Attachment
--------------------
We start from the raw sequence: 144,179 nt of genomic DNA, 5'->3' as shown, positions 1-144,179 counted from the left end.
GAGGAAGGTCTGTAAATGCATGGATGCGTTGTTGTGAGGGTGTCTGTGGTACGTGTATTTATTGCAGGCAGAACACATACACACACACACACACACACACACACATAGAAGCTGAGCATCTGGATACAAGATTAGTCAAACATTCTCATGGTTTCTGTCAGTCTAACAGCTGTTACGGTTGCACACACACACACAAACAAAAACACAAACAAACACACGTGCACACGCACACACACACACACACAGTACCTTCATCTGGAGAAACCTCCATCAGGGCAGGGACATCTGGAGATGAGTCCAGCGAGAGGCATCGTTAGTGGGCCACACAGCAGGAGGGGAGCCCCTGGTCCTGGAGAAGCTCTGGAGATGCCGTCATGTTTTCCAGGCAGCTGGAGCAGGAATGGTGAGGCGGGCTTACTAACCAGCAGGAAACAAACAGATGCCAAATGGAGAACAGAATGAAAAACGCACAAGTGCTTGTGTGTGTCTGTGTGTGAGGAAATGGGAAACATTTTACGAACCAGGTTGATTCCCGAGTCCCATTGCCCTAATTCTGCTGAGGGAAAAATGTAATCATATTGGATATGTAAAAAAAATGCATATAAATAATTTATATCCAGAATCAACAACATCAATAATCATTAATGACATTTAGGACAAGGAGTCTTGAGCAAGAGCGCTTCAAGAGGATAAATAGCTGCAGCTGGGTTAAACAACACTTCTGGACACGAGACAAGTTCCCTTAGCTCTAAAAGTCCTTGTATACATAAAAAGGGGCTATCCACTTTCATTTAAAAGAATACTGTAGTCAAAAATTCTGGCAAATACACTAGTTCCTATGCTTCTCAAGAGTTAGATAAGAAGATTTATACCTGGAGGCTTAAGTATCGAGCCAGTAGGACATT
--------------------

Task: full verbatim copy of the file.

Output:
We start from the raw sequence: 144,179 nt of genomic DNA, 5'->3' as shown, positions 1-144,179 counted from the left end.
GAGGAAGGTCTGTAAATGCATGGATGCGTTGTTGTGAGGGTGTCTGTGGTACGTGTATTTATTGCAGGCAGAACACATACACACACACACACACACACACACACATAGAAGCTGAGCATCTGGATACAAGATTAGTCAAACATTCTCATGGTTTCTGTCAGTCTAACAGCTGTTACGGTTGCACACACACACACAAACAAAAACACAAACAAACACACGTGCACACGCACACACACACACACACAGTACCTTCATCTGGAGAAACCTCCATCAGGGCAGGGACATCTGGAGATGAGTCCAGCGAGAGGCATCGTTAGTGGGCCACACAGCAGGAGGGGAGCCCCTGGTCCTGGAGAAGCTCTGGAGATGCCGTCATGTTTTCCAGGCAGCTGGAGCAGGAATGGTGAGGCGGGCTTACTAACCAGCAGGAAACAAACAGATGCCAAATGGAGAACAGAATGAAAAACGCACAAGTGCTTGTGTGTGTCTGTGTGTGAGGAAATGGGAAACATTTTACGAACCAGGTTGATTCCCGAGTCCCATTGCCCTAATTCTGCTGAGGGAAAAATGTAATCATATTGGATATGTAAAAAAAATGCATATAAATAATTTATATCCAGAATCAACAACATCAATAATCATTAATGACATTTAGGACAAGGAGTCTTGAGCAAGAGCGCTTCAAGAGGATAAATAGCTGCAGCTGGGTTAAACAACACTTCTGGACACGAGACAAGTTCCCTTAGCTCTAAAAGTCCTTGTATACATAAAAAGGGGCTATCCACTTTCATTTAAAAGAATACTGTAGTCAAAAATTCTGGCAAATACACTAGTTCCTATGCTTCTCAAGAGTTAGATAAGAAGATTTATACCTGGAGGCTTAAGTATCGAGCCAGTAGGACATT